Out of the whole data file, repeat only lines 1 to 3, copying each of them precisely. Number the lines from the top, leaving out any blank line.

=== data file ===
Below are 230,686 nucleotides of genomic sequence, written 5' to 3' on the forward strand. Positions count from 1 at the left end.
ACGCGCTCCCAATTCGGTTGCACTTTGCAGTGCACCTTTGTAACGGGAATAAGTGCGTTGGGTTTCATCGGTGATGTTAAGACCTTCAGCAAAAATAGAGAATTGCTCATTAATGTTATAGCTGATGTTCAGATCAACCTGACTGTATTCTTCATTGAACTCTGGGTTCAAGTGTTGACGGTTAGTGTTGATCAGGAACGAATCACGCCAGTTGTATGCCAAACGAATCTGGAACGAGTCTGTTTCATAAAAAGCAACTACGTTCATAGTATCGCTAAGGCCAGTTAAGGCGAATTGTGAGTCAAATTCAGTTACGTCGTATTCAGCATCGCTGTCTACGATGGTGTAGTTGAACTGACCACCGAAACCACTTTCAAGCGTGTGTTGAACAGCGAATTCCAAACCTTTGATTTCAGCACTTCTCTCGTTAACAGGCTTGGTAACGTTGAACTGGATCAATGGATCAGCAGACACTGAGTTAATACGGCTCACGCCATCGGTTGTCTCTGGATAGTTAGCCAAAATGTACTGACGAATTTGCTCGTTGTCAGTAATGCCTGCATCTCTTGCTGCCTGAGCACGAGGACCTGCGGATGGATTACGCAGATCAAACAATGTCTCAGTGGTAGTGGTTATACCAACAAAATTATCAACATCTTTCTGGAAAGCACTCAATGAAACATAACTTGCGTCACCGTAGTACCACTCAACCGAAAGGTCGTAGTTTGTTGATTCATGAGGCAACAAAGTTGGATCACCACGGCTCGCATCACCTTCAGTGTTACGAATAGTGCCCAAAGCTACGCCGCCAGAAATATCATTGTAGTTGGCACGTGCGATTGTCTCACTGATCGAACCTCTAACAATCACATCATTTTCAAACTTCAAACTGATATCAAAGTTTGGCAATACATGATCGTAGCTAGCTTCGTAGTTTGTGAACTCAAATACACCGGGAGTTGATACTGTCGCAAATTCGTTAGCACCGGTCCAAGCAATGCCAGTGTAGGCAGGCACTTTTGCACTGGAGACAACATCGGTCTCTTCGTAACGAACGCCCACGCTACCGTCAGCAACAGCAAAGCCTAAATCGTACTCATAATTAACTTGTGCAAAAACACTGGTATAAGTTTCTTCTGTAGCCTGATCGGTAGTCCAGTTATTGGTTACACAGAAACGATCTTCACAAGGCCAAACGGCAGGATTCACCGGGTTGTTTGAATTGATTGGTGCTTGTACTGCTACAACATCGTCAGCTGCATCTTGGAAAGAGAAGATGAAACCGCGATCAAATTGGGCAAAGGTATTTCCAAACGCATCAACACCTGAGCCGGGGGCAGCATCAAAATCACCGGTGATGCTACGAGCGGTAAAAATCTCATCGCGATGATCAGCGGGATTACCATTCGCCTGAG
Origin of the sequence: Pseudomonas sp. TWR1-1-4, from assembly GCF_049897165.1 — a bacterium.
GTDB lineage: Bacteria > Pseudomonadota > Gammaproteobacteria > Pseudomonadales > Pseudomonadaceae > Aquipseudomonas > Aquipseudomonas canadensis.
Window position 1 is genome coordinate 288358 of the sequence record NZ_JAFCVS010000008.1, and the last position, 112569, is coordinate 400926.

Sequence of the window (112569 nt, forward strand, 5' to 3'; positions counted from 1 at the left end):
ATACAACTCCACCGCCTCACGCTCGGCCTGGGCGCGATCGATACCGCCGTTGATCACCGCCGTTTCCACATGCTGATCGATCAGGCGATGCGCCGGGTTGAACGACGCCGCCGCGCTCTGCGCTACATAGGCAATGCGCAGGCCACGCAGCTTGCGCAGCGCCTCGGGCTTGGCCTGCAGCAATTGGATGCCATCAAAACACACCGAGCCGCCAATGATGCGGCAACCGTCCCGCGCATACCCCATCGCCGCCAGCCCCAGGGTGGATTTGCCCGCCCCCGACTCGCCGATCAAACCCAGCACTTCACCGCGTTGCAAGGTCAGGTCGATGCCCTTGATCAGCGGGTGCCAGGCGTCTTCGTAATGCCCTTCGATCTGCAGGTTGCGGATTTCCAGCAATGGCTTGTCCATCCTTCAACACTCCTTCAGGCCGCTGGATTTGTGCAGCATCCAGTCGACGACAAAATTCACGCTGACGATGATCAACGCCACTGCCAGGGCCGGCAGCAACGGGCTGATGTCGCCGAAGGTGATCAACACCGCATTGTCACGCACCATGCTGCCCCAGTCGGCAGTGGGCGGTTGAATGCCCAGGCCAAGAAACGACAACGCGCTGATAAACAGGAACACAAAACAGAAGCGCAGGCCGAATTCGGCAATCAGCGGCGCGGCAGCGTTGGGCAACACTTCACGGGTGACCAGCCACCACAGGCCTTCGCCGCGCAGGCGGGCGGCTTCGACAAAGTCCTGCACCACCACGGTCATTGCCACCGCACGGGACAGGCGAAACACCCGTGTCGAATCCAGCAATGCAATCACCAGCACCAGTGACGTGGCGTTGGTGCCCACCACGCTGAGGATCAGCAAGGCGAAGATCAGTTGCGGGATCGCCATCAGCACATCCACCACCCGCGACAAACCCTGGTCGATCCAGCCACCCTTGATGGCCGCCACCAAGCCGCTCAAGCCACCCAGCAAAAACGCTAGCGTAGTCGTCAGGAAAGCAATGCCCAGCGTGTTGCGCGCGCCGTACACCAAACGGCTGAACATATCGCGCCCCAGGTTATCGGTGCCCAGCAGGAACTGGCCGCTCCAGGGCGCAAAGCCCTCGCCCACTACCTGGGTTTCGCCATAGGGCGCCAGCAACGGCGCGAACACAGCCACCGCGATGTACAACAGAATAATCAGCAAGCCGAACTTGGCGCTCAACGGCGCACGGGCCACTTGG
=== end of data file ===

Below are 230,686 nucleotides of genomic sequence, written 5' to 3' on the forward strand. Positions count from 1 at the left end.
ACGCGCTCCCAATTCGGTTGCACTTTGCAGTGCACCTTTGTAACGGGAATAAGTGCGTTGGGTTTCATCGGTGATGTTAAGACCTTCAGCAAAAATAGAGAATTGCTCATTAATGTTATAGCTGATGTTCAGATCAACCTGACTGTATTCTTCATTGAACTCTGGGTTCAAGTGTTGACGGTTAGTGTTGATCAGGAACGAATCACGCCAGTTGTATGCCAAACGAATCTGGAACGAGTCTGTTTCATAAAAAGCAACTACGTTCATAGTATCGCTAAGGCCAGTTAAGGCGAATTGTGAGTCAAATTCAGTTACGTCGTATTCAGCATCGCTGTCTACGATGGTGTAGTTGAACTGACCACCGAAACCACTTTCAAGCGTGTGTTGAACAGCGAATTCCAAACCTTTGATTTCAGCACTTCTCTCGTTAACAGGCTTGGTAACGTTGAACTGGATCAATGGATCAGCAGACACTGAGTTAATACGGCTCACGCCATCGGTTGTCTCTGGATAGTTAGCCAAAATGTACTGACGAATTTGCTCGTTGTCAGTAATGCCTGCATCTCTTGCTGCCTGAGCACGAGGACCTGCGGATGGATTACGCAGATCAAACAATGTCTCAGTGGTAGTGGTTATACCAACAAAATTATCAACATCTTTCTGGAAAGCACTCAATGAAACATAACTTGCGTCACCGTAGTACCACTCAACCGAAAGGTCGTAGTTTGTTGATTCATGAGGCAACAAAGTTGGATCACCACGGCTCGCATCACCTTCAGTGTTACGAATAGTGCCCAAAGCTACGCCGCCAGAAATATCATTGTAGTTGGCACGTGCGATTGTCTCACTGATCGAACCTCTAACAATCACATCATTTTCAAACTTCAAACTGATATCAAAGTTTGGCAATACATGATCGTAGCTAGCTTCGTAGTTTGTGAACTCAAATACACCGGGAGTTGATACTGTCGCAAATTCGTTAGCACCGGTCCAAGCAATGCCAGTGTAGGCAGGCACTTTTGCACTGGAGACAACATCGGTCTCTTCGTAACGAACGCCCACGCTACCGTCAGCAACAGCAAAGCCTAAATCGTACTCATAATTAACTTGTGCAAAAACACTGGTATAAGTTTCTTCTGTAGCCTGATCGGTAGTCCAGTTATTGGTTACACAGAAACGATCTTCACAAGGCCAAACGGCAGGATTCACCGGGTTGTTTGAATTGATTGGTGCTTGTACTGCTACAACATCGTCAGCTGCATCTTGGAAAGAGAAGATGAAACCGCGATCAAATTGGGCAAAGGTATTTCCAAACGCATCAACACCTGAGCCGGGGGCAGCATCAAAATCACCGGTGATGCTACGAGCGGTAAAAATCTCATCGCGATGATCAGCGGGATTACCATTCGCCTGAG
Origin of the sequence: Pseudomonas sp. TWR1-1-4, from assembly GCF_049897165.1 — a bacterium.